Am I sickened and shamed by Tuesday’s Health Service Ombudsmans report? Most certainly. How could any normal, decent human being not be. Am I surprised? Not in the least.
This is the most damning condemnation of a sizable section of the nursing workforce I have encountered in a lifetime as a nurse, though I have been fully aware of the gross neglect of countless older patients in NHS hospitals for many years. The ground breaking book Sans Everything by Barbara Robb (1967), the inquiry into the mistreatment of patients at Ely Hospital Cardiff published in 1969 and further reports in the 1970s, would leave anyone concerned in no doubt that nursing faced a massive problem in the second half of the last century. The evidence was staring nurses in the face but little or nothing was learned, no radical changes put in place. If the disturbing history of some nurses callous behaviour over were included in nurses training (as now perhaps it should) we might not have reached the scandalous situation we read about of today.
As late as 1992 The Ashworth Hospital Inquiry reported that such was the neglect, the inhuman treatment and low standard of patient‑care that “the hospital must be a prime candidate for a visit from the European Committee for the Prevention of Torture and Inhuman or Degrading Treatment”.
Twenty years ago I highlighted problems of patient neglect but was treated by the majority of colleagues, every manager, most local and national officials/nurse leaders and politicians (up to Downing Street) and who were in a position to intervene, with rejection and contempt.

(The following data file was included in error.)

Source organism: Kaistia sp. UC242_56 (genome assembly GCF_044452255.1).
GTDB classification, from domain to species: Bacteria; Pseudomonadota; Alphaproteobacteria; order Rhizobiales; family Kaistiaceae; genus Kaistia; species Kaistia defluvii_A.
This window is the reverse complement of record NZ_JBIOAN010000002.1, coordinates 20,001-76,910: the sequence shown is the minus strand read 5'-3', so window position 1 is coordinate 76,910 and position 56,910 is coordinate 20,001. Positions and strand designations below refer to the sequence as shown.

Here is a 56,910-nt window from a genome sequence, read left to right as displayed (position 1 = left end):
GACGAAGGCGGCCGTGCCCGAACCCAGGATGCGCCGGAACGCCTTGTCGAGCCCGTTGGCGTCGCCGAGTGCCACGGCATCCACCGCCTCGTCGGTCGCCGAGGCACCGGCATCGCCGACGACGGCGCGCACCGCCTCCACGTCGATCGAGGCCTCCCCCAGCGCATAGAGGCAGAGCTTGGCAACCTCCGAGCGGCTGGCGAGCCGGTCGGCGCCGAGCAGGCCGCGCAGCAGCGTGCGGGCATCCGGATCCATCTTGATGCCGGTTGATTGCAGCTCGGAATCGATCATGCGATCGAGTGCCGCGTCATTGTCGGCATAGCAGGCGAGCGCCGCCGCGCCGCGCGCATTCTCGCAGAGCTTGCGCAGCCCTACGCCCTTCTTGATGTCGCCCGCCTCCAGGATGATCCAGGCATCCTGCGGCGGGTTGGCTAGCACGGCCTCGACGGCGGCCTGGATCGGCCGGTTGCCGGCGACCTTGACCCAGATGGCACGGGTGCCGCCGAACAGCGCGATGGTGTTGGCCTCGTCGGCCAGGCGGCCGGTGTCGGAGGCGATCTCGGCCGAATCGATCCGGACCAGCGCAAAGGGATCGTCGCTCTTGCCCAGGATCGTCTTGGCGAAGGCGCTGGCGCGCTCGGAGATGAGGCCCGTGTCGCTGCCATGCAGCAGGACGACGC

So to the ombudsman report. I ask which committee will look into the case of Mr D, who had stomach cancer who was left for several hours in pain and who was so dehydrated that “his tongue was like dried leather”, or Mrs R, whose wound dressings were not changed and who was denied food and drink amounting, relatives believed, to euthanasia?
If history teaches us anything, its not to hold our breath.
I am in no doubt that the vast majority of doctors, nurses and other carers are conscientious and dedicated to providing second-to-none quality of care but we also must accept some blame for the minority who so dreadfully let us down.
Unless nurses as a body are prepared to face today’s inexcusable reality and acknowledge their colleagues’ frightful (even criminal) behaviour then the future outlook is bleak.
A seismic shift in recruitment, training, supervision and discipline of nurses with a regulatory body we can trust and respect (perhaps even fear a little) is required to have any hope of restoring the once acclaimed, inexorable standards of patient care which were handed on with pride to me and those with whom I trained 60 years ago.
Nursing, especially of older people, has been for me, an inestimable privilege.
Graham Pink is a retired nurse. In the 1980s he was sacked after he blew the whistle on management failings that led to poor standards of care provided to older people at Stepping Hill Hospital, Stockport
- See next week’s practice section for analysis on what nurses can learn from the report